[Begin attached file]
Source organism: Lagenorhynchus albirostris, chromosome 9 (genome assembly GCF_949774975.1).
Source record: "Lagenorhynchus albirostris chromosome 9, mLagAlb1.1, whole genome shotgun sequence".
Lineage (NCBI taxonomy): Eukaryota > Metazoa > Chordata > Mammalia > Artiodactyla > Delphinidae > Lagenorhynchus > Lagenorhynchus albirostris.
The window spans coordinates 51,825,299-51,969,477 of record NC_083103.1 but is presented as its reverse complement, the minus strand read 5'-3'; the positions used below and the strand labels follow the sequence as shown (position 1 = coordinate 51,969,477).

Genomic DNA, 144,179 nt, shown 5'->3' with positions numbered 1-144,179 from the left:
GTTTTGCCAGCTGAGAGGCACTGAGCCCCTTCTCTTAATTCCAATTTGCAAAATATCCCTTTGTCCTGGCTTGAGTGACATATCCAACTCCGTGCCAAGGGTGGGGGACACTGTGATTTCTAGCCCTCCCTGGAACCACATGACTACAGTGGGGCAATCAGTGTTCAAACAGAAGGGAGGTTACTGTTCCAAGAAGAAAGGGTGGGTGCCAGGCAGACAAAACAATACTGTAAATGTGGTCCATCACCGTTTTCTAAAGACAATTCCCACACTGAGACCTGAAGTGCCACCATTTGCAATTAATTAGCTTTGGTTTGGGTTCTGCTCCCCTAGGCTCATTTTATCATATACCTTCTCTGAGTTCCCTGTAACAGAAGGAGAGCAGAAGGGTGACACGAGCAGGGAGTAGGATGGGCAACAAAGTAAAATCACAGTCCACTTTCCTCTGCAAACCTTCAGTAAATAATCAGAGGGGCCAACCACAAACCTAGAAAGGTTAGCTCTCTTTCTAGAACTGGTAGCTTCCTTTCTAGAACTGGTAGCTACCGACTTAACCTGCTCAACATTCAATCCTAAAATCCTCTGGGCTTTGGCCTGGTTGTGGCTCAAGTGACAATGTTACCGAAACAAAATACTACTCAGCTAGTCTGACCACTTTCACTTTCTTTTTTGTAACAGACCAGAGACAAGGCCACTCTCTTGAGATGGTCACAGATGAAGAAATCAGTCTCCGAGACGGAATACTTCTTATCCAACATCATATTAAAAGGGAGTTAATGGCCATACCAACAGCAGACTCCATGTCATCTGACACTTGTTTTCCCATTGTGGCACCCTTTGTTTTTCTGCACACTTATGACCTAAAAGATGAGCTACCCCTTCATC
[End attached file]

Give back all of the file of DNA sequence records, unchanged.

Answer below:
Source organism: Lagenorhynchus albirostris, chromosome 9 (genome assembly GCF_949774975.1).
Source record: "Lagenorhynchus albirostris chromosome 9, mLagAlb1.1, whole genome shotgun sequence".
Lineage (NCBI taxonomy): Eukaryota > Metazoa > Chordata > Mammalia > Artiodactyla > Delphinidae > Lagenorhynchus > Lagenorhynchus albirostris.
The window spans coordinates 51,825,299-51,969,477 of record NC_083103.1 but is presented as its reverse complement, the minus strand read 5'-3'; the positions used below and the strand labels follow the sequence as shown (position 1 = coordinate 51,969,477).

Genomic DNA, 144,179 nt, shown 5'->3' with positions numbered 1-144,179 from the left:
GTTTTGCCAGCTGAGAGGCACTGAGCCCCTTCTCTTAATTCCAATTTGCAAAATATCCCTTTGTCCTGGCTTGAGTGACATATCCAACTCCGTGCCAAGGGTGGGGGACACTGTGATTTCTAGCCCTCCCTGGAACCACATGACTACAGTGGGGCAATCAGTGTTCAAACAGAAGGGAGGTTACTGTTCCAAGAAGAAAGGGTGGGTGCCAGGCAGACAAAACAATACTGTAAATGTGGTCCATCACCGTTTTCTAAAGACAATTCCCACACTGAGACCTGAAGTGCCACCATTTGCAATTAATTAGCTTTGGTTTGGGTTCTGCTCCCCTAGGCTCATTTTATCATATACCTTCTCTGAGTTCCCTGTAACAGAAGGAGAGCAGAAGGGTGACACGAGCAGGGAGTAGGATGGGCAACAAAGTAAAATCACAGTCCACTTTCCTCTGCAAACCTTCAGTAAATAATCAGAGGGGCCAACCACAAACCTAGAAAGGTTAGCTCTCTTTCTAGAACTGGTAGCTTCCTTTCTAGAACTGGTAGCTACCGACTTAACCTGCTCAACATTCAATCCTAAAATCCTCTGGGCTTTGGCCTGGTTGTGGCTCAAGTGACAATGTTACCGAAACAAAATACTACTCAGCTAGTCTGACCACTTTCACTTTCTTTTTTGTAACAGACCAGAGACAAGGCCACTCTCTTGAGATGGTCACAGATGAAGAAATCAGTCTCCGAGACGGAATACTTCTTATCCAACATCATATTAAAAGGGAGTTAATGGCCATACCAACAGCAGACTCCATGTCATCTGACACTTGTTTTCCCATTGTGGCACCCTTTGTTTTTCTGCACACTTATGACCTAAAAGATGAGCTACCCCTTCATC